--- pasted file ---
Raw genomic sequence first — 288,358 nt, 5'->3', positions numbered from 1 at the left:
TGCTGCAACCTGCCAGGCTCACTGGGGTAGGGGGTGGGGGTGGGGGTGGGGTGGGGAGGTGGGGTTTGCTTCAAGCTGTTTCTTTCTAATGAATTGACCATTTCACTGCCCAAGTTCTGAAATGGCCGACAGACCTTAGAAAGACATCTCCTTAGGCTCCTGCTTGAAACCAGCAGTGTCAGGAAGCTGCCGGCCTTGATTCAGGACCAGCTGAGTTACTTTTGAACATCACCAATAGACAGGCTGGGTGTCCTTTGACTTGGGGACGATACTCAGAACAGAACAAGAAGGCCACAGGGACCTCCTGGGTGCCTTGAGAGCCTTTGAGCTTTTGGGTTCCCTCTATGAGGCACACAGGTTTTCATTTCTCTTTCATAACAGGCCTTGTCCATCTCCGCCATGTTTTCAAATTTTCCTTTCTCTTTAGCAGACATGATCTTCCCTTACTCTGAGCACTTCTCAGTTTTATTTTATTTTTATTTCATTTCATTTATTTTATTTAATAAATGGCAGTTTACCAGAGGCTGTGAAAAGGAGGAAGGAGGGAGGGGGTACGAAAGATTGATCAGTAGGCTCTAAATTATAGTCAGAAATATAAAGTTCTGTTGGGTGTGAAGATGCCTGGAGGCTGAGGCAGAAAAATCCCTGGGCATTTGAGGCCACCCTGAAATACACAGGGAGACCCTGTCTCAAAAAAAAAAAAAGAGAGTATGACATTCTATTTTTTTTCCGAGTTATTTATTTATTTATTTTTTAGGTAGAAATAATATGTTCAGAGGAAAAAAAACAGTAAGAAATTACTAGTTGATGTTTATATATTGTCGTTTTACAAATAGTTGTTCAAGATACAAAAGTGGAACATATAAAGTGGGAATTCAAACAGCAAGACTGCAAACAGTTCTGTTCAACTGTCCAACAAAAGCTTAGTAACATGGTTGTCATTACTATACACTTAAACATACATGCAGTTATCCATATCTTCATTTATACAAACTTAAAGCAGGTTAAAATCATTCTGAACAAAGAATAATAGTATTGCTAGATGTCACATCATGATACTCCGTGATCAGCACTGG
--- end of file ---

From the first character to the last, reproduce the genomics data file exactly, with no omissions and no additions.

Raw genomic sequence first — 288,358 nt, 5'->3', positions numbered from 1 at the left:
TGCTGCAACCTGCCAGGCTCACTGGGGTAGGGGGTGGGGGTGGGGGTGGGGTGGGGAGGTGGGGTTTGCTTCAAGCTGTTTCTTTCTAATGAATTGACCATTTCACTGCCCAAGTTCTGAAATGGCCGACAGACCTTAGAAAGACATCTCCTTAGGCTCCTGCTTGAAACCAGCAGTGTCAGGAAGCTGCCGGCCTTGATTCAGGACCAGCTGAGTTACTTTTGAACATCACCAATAGACAGGCTGGGTGTCCTTTGACTTGGGGACGATACTCAGAACAGAACAAGAAGGCCACAGGGACCTCCTGGGTGCCTTGAGAGCCTTTGAGCTTTTGGGTTCCCTCTATGAGGCACACAGGTTTTCATTTCTCTTTCATAACAGGCCTTGTCCATCTCCGCCATGTTTTCAAATTTTCCTTTCTCTTTAGCAGACATGATCTTCCCTTACTCTGAGCACTTCTCAGTTTTATTTTATTTTTATTTCATTTCATTTATTTTATTTAATAAATGGCAGTTTACCAGAGGCTGTGAAAAGGAGGAAGGAGGGAGGGGGTACGAAAGATTGATCAGTAGGCTCTAAATTATAGTCAGAAATATAAAGTTCTGTTGGGTGTGAAGATGCCTGGAGGCTGAGGCAGAAAAATCCCTGGGCATTTGAGGCCACCCTGAAATACACAGGGAGACCCTGTCTCAAAAAAAAAAAAAGAGAGTATGACATTCTATTTTTTTTCCGAGTTATTTATTTATTTATTTTTTAGGTAGAAATAATATGTTCAGAGGAAAAAAAACAGTAAGAAATTACTAGTTGATGTTTATATATTGTCGTTTTACAAATAGTTGTTCAAGATACAAAAGTGGAACATATAAAGTGGGAATTCAAACAGCAAGACTGCAAACAGTTCTGTTCAACTGTCCAACAAAAGCTTAGTAACATGGTTGTCATTACTATACACTTAAACATACATGCAGTTATCCATATCTTCATTTATACAAACTTAAAGCAGGTTAAAATCATTCTGAACAAAGAATAATAGTATTGCTAGATGTCACATCATGATACTCCGTGATCAGCACTGG